Michele Lazor was on bed rest for about five years, for about 22 to 24 hours a day, and was taking 50 pills a day, she said, to deal with her disease.
Lazor, who is from Troy, suffered from Ehlers-Danlos syndrome, in which people “usually have overly flexible joints and stretchy, fragile skin,” according to the Mayo Clinic. In addition, Ehlers-Danlos gave Lazor a host of illnesses that were difficult for her to treat.
“I did not leave the house unless it was for a doctor’s appointment,” she said. “I couldn’t walk through even the smallest of stores without the aid of a wheelchair or a cane or something. I had essentially lost my life.”
Lazor looked into medical cannabis as a “last-ditch effort” to seek relief from her symptoms, and after three days, she went from 50 pills a day to 12, she said. About 10 pills of Lazor’s old daily pill regimen included opioids, powerful synthetic painkillers that have been the source of a nationwide epidemic of drug abuse and overdoses.
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Lazor told her story at Health Central Illinois Alternatives, a medical cannabis dispensary that opened earlier this year in Collinsville. It was part of an event Friday morning to highlight the benefits of medical cannabis as an alternative to opioids.
As medical cannabis grows in popularity across the country, scientific studies have shown that it leads to a reduction in opioid abuse. For example, according to a nationwide study published in the peer-reviewed Journal of the American Medical Association, or JAMA, in Oct. 2014, “States with medical cannabis laws had a 24.8 percent lower mean annual opioid overdose mortality rate... compared with states without medical cannabis laws.”
The study, however, which was funded in part by grants from the National Institutes of Health, was comprehensive but not conclusive. The authors noted that the “association (between medical cannabis laws and a reduction in deaths from opioids) are speculative and rely on indirect evidence. Further rigorous evaluation of medical cannabis policies, including provisions that vary among states, is required before their wide adoption can be recommended.”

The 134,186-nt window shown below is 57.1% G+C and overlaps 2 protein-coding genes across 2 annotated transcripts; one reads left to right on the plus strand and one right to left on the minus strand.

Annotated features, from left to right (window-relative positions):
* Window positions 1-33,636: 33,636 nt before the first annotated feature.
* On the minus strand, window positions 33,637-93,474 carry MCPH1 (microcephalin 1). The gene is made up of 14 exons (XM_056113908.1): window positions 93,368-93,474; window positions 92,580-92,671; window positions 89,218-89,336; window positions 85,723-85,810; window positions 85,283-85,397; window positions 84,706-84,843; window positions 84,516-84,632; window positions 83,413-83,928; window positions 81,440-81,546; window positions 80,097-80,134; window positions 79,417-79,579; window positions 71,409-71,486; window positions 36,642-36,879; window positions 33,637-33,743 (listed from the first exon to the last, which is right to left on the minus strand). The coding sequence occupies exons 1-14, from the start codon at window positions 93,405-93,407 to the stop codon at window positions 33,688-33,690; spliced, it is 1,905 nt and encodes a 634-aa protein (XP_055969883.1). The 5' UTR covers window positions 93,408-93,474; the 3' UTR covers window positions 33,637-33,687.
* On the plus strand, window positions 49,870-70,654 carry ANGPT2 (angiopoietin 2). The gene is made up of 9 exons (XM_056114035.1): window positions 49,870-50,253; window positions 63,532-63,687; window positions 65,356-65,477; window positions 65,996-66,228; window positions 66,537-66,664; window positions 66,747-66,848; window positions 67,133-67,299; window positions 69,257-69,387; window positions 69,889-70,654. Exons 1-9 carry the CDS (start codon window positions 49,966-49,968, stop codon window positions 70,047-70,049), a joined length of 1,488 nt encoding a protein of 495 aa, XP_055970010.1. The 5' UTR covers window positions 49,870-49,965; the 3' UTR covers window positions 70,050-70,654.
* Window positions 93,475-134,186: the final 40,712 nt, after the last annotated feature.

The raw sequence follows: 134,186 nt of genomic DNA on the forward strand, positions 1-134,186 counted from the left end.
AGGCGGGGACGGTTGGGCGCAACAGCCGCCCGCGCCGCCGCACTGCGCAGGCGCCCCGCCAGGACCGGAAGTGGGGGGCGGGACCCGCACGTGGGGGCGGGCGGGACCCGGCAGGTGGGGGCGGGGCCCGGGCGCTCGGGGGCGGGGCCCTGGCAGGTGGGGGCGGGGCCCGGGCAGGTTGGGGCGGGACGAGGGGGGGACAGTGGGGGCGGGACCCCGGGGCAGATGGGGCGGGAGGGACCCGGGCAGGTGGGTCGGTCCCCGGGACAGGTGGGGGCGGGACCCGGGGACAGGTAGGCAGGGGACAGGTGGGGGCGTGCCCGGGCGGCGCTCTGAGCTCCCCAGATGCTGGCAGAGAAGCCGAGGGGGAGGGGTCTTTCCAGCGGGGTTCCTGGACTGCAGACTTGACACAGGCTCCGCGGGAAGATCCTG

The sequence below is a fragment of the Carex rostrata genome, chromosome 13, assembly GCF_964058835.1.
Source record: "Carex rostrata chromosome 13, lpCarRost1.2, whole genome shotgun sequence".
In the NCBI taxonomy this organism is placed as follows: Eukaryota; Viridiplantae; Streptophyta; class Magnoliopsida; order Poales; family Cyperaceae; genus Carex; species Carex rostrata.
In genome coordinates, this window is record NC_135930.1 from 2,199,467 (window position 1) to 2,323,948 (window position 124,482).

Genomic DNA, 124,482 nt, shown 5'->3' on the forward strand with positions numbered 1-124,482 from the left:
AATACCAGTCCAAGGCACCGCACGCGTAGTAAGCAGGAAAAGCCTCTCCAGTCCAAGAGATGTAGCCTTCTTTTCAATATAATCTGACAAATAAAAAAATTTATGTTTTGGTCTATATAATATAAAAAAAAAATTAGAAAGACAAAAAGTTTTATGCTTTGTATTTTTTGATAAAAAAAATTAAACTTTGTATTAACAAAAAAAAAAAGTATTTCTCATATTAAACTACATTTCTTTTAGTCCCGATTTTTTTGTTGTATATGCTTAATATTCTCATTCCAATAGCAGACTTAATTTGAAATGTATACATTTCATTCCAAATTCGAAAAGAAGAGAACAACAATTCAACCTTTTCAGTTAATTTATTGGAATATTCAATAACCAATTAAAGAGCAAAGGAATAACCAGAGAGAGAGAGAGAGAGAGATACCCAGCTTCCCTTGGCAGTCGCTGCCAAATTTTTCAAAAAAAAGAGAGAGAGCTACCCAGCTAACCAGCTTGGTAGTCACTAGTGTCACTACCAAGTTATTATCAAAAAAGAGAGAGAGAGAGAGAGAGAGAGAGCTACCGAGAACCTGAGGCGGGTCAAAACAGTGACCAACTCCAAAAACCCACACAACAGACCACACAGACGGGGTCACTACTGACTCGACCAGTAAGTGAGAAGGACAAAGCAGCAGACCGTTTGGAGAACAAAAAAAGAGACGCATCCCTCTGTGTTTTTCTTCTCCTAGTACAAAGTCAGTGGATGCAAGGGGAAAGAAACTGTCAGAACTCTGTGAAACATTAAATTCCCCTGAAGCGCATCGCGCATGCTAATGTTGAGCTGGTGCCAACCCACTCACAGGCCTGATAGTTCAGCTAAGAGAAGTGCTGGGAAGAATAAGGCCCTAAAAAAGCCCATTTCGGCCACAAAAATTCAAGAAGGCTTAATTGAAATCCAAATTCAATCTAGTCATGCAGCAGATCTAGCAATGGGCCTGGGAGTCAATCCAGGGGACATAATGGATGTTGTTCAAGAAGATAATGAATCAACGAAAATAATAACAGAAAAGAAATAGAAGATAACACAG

Chris Stone, the CEO of HCI Alternatives, supported using medical cannabis because there hasn’t been a documented case of cannabis overdose; it relieves pain; and it provides “a gateway to get off of the harmful drugs that (patients are) on now.”
“It may help with their pain, but it’s killing them in other areas,” he said.
Stone said medical cannabis binds with the same receptors in the brain that are targeted by opioid painkillers, and that he thought medical cannabis could be used for both opioid (prescription pills) and opiate (heroin) relief, as well as offer a natural medical alternative for the duration of normal opioid treatment schedules and periods of heroin withdrawal.
Using cannabis as a way to wean someone off opioid abuse is similar to medication-assisted treatment, in which patients often take drugs like suboxone to lessen the body’s chemical dependence on stronger opioids, such as fentanyl. But, Stone said, HCI Alternatives would not be treating patients like a treatment center.
“We provide training to our employees in order to provide that information to our customers,” Stone said, but he thought the doctor “is the direct line to the patient in terms of providing them with information.”
Doctors write certifications for patients seeking medical cannabis, and patients then work with HCI Alternatives over a series of meetings to find the strain of cannabis that best suits them.
The dispensary’s goals to decrease opioid abuse with cannabis, however, face a regulatory wall at the Illinois Department of Public Health, which has accepted 12,000 applications for medical cannabis as of Nov. 2.
The list of diagnoses that qualify patients for medical cannabis includes everything from Alzheimer’s disease to wasting syndrome, but as of right now, Illinois does not recognize opioid addiction, or addiction in general, as a reason for medical cannabis, according to Divya Mohan Little, who works at IDPH.
Regardless, Lazor still praised the plant for delivering pain relief. She said that medical cannabis both addressed her disease, which led to a reduction in pain, as well as muffled the symptom of pain itself.
Lazor said she came from a military family, and that initially her parents were against her use of medical cannabis, which she started in March. Now, she said, they support her.
These days, she takes about six to eight pills a day, including medication for her heart and occasional insomnia, as well as a variety of cannabis products. Since starting treatment, she took up dance classes and yoga, and she felt better than she had in a decade, she said. She’s also saving money on fewer doctors’ visits and prescription drugs, she added.
“I got my life back,” she said. “I got my goals back. I’m planning on going back to school in the spring. Medical cannabis saved my life, and I mean that very seriously.”